The general public know slugs as slimy members of the animal kingdom.
We, web developers, however, know it as essentially the part of a URL or link that comes after the domain extension and helps identifies the webpage you’re viewing.
For example, the slug of this page is:
I’ve not the faintest idea how garden slugs inspired its naming, if you do happen to know – answers on a postcard, please!
But wait! Are slugs not the same as the page title?
Not necessarily, for several reasons.
Both post headlines and slugs require different sorts of optimizations. As we will later see, the post title may be quite a bit longer than what's ideal for the slug.
In addition, your page's title might change over the years but you will want to avoid modifying the URL. Modifying the URL breaks the links of wherever is linking to that post.
Therefore, you'll want to keep the URL a bit more 'neutral', accounting for any changes that might happen in the future to the post. For example, avoiding the year in the slug if you intend to update the post every year
Why bother optimizing them?
Optimizing slugs has benefits for both your Search Engine Results Pages (SERPs) and consumers.
If I've learned anything since blogging is that end-users, the humans consuming your content, do want to keep certain things short, simple, and crystal clear. In the case of URLs, they want to know exactly what they're clicking on.
We we'll see, a big part of optimizing slugs is making them neater and more compelling.
This has the following benefits:
- Users will remember the URL easier if they need to return to the page later.
- Users are less likely to click on a confusing and lengthy URL.
Consequently, optimizing your slugs with the steps below can prevent losing out on some traffic. Especially if your article is being linked from somewhere else on the web.
As covered below, there is also evidence that it improves your rankings on the Search Engine Results Pages (SERPs).
How to optimize your slugs
1. Relate them to your page
Search engines do not only take your posts or web pages into account; they also analyze your URLs and other metadata to decide whether or not to rank your page against a particular search query.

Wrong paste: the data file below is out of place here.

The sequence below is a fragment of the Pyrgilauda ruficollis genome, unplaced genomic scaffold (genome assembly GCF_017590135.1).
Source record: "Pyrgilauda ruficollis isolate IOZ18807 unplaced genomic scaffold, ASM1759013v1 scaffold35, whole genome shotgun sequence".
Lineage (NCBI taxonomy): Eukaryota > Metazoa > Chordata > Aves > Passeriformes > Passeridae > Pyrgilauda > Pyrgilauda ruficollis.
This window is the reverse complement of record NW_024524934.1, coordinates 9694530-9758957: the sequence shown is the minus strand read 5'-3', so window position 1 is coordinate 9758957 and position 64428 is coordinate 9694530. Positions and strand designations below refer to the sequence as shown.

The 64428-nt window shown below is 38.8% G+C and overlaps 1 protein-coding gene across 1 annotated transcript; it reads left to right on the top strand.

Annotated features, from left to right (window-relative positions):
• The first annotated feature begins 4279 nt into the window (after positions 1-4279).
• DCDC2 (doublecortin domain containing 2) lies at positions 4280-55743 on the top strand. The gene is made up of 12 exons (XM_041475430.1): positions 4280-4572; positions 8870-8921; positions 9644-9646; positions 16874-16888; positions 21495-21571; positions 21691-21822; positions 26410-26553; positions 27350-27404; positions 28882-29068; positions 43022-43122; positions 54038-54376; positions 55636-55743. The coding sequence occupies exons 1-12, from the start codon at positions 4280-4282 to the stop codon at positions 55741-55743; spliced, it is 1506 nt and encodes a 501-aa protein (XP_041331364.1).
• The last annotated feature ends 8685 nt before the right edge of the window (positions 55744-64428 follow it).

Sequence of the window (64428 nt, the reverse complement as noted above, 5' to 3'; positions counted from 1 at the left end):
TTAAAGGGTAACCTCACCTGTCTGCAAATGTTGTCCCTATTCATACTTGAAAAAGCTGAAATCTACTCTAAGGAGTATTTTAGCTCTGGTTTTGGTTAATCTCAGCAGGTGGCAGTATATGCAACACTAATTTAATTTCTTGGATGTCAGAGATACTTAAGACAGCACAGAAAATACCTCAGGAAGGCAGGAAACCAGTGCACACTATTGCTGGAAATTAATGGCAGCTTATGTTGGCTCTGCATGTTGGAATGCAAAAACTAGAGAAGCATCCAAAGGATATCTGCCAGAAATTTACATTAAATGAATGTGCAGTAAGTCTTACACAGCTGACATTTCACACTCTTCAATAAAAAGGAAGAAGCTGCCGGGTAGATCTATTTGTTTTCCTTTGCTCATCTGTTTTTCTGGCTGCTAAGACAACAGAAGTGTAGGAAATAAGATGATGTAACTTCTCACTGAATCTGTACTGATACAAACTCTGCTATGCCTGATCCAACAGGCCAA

Therefore, slugs should ideally accurately describe the contents of the link.
2. Should contain the keywords or keyphrase you want the post to rank
Keywords are what people type into search engines like Google.
Ensure you have those keywords in the slug, (as well as the page headline) will help you to rank for the keywords.
3. Should be short
The slug should be short, around 3-5 words.
Most people achieve the shortening by removing stop words. Stopwords are the words that do not add much meaning to a sentence and be safely ignored without sacrificing the meaning.
Links that are too long may discourage people from clicking through, as they can appear untrustworthy.
On the other hand, URLs that are too short and simplified almost look lazy and don't read as fluently. Humans are much better at consuming and interpreting natural language and are also enticed to click by emotive words such as “best” or “fantastic”.
However, if you are targeting a longtail keyword, it may make sense for your URL to reflect the additional length. You will need a few additional words to clearly describe what your content is all about, which may give you more relevance and ranking potential in the SERPS for your longtail keyword.
As an example, taking the post title: “The Best Dumplings in Tokyo for Those Who are Hungry and on a Budget.”
Could be slugified as www.example999.com/best-dumplings-in-tokjo-hungry-and-on-budget
Comes in at 7 words, is concise and readable, (despite being half the length of the post title). We've also kept the words, 'best', 'hungry' and 'budget'.
So, when shortening, finding the right balance between appeal and length is important.
What are long-tail keywords? You can increase your chance of success at ranking for a post or page in the SERPs by targeting long-tail keywords. Long-tail keywords consist of more words that are more specific and precise than key words, ‘best dumplings in tokjo hungry and on budget’ is an example of this. Long-tail keywords are less searched for than very popular ‘head’ keywords, but that also means less competition and increased opportunities to convert.
4. Don't put numbers or date in the slug unless it impacts on the content
This risk looking spammy and will put people off reading them.
Don't use the post ID as the post slug as it doesn't give the search engine anything to work with in understanding what your content is about.
The only instances where this could work is for a 'list of top products' or a post that relates to a specific product with a yearly edition.
A brief history on slugs
In the days before content management system like WordPress existed, each web page required its own HTML file.
For example, an about page would have require its own file called “about.html.”
The URL for the page would be the site's domain followed by a slash (/) and then the HTML file’s name: http://www.example.com/about.html.
The site’s domain (http://www.example.com) followed by a slash (/) and then the HTML file’s name (e.g. http://www.example.com/about.html).
HTML files like this are no longer used by services like WordPress, but the browser still has to know which page to view and the slug provides the identifier.